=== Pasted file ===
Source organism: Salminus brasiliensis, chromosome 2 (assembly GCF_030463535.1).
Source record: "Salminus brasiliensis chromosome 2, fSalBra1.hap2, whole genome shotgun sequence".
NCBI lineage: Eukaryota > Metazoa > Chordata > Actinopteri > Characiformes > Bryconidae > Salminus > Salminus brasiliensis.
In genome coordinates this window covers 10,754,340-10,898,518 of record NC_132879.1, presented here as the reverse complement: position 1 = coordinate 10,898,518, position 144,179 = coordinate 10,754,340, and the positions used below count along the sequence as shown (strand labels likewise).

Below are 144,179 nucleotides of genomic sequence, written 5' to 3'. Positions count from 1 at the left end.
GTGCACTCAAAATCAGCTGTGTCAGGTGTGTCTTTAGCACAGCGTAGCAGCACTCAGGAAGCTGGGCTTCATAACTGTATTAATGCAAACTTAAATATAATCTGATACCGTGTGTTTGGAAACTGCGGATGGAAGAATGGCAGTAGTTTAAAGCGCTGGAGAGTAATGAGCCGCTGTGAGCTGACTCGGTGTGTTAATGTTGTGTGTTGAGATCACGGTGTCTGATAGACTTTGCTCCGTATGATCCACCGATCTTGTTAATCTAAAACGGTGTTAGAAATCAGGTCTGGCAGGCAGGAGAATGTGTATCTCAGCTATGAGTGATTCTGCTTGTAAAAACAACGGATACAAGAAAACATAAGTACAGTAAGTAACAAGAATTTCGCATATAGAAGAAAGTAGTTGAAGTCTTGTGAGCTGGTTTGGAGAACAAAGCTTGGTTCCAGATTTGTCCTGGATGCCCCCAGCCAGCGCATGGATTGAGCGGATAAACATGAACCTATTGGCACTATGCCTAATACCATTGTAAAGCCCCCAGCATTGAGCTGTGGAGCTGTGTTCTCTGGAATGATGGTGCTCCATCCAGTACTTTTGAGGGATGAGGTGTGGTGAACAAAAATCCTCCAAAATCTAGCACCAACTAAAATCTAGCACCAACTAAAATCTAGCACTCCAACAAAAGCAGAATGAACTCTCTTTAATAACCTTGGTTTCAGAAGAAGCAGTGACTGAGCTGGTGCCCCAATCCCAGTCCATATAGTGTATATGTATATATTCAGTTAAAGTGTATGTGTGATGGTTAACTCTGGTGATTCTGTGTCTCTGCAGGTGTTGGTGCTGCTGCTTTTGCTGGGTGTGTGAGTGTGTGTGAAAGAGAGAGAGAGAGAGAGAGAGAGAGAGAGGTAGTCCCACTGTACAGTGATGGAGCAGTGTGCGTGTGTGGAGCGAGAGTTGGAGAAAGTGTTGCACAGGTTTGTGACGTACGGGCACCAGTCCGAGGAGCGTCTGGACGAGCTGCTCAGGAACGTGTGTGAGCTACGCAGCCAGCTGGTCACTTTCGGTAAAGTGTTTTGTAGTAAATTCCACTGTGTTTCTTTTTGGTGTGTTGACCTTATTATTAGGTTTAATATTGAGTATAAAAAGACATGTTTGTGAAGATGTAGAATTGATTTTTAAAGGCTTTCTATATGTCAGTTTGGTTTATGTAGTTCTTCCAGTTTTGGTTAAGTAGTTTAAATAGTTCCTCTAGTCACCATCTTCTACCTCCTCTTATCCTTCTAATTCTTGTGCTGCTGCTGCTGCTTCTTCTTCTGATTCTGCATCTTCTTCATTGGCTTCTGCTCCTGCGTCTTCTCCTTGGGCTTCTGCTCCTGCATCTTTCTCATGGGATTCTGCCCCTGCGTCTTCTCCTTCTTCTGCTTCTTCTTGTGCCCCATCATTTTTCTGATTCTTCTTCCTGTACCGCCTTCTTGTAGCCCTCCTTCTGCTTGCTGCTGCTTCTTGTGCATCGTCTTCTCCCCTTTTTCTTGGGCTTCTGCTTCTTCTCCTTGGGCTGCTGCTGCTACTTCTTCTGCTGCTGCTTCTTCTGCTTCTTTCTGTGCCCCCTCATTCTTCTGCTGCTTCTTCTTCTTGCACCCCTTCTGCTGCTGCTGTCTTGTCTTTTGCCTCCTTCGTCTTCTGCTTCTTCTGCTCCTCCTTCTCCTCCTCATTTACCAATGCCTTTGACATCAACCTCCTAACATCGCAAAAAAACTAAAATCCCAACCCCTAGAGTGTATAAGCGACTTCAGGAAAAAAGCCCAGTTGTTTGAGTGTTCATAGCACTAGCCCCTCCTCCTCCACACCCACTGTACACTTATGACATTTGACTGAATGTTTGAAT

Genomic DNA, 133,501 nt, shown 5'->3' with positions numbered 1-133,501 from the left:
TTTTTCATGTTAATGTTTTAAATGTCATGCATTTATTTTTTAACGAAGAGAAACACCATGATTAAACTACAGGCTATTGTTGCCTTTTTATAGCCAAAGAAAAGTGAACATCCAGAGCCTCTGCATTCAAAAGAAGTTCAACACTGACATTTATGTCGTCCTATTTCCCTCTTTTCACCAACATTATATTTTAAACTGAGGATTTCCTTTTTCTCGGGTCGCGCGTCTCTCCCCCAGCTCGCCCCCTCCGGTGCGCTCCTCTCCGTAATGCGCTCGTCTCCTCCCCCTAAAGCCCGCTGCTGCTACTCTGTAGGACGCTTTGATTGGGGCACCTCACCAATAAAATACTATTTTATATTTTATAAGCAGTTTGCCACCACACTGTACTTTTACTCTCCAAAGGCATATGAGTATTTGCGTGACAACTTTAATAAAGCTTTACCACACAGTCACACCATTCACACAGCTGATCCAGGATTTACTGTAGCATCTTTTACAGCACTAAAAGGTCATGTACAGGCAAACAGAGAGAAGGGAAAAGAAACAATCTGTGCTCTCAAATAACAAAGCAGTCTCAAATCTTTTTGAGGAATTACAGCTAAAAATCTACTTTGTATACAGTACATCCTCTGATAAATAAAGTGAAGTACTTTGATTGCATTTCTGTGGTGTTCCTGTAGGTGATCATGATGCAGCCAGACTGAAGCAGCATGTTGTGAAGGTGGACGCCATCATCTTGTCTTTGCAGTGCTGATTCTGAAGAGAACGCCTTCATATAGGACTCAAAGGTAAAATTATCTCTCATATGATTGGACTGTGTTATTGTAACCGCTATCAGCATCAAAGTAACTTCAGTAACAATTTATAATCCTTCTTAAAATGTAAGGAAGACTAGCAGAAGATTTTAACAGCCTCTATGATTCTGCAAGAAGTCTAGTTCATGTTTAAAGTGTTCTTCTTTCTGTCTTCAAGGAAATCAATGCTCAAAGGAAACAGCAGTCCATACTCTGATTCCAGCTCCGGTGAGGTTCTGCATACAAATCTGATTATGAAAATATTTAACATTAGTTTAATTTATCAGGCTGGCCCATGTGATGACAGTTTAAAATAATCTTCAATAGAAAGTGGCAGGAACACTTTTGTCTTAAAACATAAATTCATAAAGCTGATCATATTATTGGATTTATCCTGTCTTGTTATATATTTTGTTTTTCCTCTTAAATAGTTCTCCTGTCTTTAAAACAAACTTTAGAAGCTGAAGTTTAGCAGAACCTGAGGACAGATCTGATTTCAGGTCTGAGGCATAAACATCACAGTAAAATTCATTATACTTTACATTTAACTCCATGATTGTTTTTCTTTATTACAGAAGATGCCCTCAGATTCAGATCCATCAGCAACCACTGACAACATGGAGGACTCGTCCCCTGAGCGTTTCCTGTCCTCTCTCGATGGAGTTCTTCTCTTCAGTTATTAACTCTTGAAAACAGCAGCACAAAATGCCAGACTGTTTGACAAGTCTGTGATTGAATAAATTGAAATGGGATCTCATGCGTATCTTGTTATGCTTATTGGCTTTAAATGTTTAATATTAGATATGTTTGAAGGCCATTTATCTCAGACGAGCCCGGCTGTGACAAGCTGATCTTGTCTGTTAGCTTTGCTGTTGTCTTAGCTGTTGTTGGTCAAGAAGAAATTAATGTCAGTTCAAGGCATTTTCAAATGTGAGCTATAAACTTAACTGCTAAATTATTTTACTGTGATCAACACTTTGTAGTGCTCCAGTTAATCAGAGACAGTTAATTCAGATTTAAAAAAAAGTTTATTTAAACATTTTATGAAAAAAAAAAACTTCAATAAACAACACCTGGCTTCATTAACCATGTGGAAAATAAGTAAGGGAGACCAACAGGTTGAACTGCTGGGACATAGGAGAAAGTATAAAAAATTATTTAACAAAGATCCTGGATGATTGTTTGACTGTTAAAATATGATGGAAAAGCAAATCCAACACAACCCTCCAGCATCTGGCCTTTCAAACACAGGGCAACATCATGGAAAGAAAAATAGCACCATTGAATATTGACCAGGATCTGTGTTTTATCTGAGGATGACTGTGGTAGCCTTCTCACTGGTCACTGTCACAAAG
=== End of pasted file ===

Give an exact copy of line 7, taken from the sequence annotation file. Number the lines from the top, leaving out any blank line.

Genomic DNA, 133,501 nt, shown 5'->3' with positions numbered 1-133,501 from the left: